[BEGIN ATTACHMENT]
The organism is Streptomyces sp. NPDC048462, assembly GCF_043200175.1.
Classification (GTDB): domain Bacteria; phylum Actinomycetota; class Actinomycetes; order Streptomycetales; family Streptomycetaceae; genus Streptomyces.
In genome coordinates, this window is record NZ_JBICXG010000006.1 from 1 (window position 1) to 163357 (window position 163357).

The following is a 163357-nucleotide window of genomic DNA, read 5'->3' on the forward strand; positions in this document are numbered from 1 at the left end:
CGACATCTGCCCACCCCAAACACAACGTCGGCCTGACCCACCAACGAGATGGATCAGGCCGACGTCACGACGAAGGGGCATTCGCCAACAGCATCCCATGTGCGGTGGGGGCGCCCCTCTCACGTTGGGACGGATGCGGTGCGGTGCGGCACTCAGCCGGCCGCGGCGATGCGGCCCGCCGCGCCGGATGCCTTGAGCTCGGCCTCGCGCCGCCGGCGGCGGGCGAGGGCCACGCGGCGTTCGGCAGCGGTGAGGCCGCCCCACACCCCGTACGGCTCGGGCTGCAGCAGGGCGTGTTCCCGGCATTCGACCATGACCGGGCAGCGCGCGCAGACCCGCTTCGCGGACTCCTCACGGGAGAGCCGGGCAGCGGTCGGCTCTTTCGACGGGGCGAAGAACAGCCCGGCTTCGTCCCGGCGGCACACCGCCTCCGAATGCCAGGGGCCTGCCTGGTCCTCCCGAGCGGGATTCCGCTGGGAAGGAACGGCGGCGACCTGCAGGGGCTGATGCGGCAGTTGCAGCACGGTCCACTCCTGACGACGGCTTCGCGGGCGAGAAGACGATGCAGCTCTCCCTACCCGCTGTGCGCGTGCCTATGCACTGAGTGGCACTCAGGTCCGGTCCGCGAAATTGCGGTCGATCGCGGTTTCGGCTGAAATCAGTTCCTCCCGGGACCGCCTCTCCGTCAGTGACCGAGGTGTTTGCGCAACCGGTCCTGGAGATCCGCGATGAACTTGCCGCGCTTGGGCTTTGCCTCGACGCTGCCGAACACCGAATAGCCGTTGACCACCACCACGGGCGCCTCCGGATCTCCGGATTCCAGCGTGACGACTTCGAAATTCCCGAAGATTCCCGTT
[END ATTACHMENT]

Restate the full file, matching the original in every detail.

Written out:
The organism is Streptomyces sp. NPDC048462, assembly GCF_043200175.1.
Classification (GTDB): domain Bacteria; phylum Actinomycetota; class Actinomycetes; order Streptomycetales; family Streptomycetaceae; genus Streptomyces.
In genome coordinates, this window is record NZ_JBICXG010000006.1 from 1 (window position 1) to 163357 (window position 163357).

The following is a 163357-nucleotide window of genomic DNA, read 5'->3' on the forward strand; positions in this document are numbered from 1 at the left end:
CGACATCTGCCCACCCCAAACACAACGTCGGCCTGACCCACCAACGAGATGGATCAGGCCGACGTCACGACGAAGGGGCATTCGCCAACAGCATCCCATGTGCGGTGGGGGCGCCCCTCTCACGTTGGGACGGATGCGGTGCGGTGCGGCACTCAGCCGGCCGCGGCGATGCGGCCCGCCGCGCCGGATGCCTTGAGCTCGGCCTCGCGCCGCCGGCGGCGGGCGAGGGCCACGCGGCGTTCGGCAGCGGTGAGGCCGCCCCACACCCCGTACGGCTCGGGCTGCAGCAGGGCGTGTTCCCGGCATTCGACCATGACCGGGCAGCGCGCGCAGACCCGCTTCGCGGACTCCTCACGGGAGAGCCGGGCAGCGGTCGGCTCTTTCGACGGGGCGAAGAACAGCCCGGCTTCGTCCCGGCGGCACACCGCCTCCGAATGCCAGGGGCCTGCCTGGTCCTCCCGAGCGGGATTCCGCTGGGAAGGAACGGCGGCGACCTGCAGGGGCTGATGCGGCAGTTGCAGCACGGTCCACTCCTGACGACGGCTTCGCGGGCGAGAAGACGATGCAGCTCTCCCTACCCGCTGTGCGCGTGCCTATGCACTGAGTGGCACTCAGGTCCGGTCCGCGAAATTGCGGTCGATCGCGGTTTCGGCTGAAATCAGTTCCTCCCGGGACCGCCTCTCCGTCAGTGACCGAGGTGTTTGCGCAACCGGTCCTGGAGATCCGCGATGAACTTGCCGCGCTTGGGCTTTGCCTCGACGCTGCCGAACACCGAATAGCCGTTGACCACCACCACGGGCGCCTCCGGATCTCCGGATTCCAGCGTGACGACTTCGAAATTCCCGAAGATTCCCGTT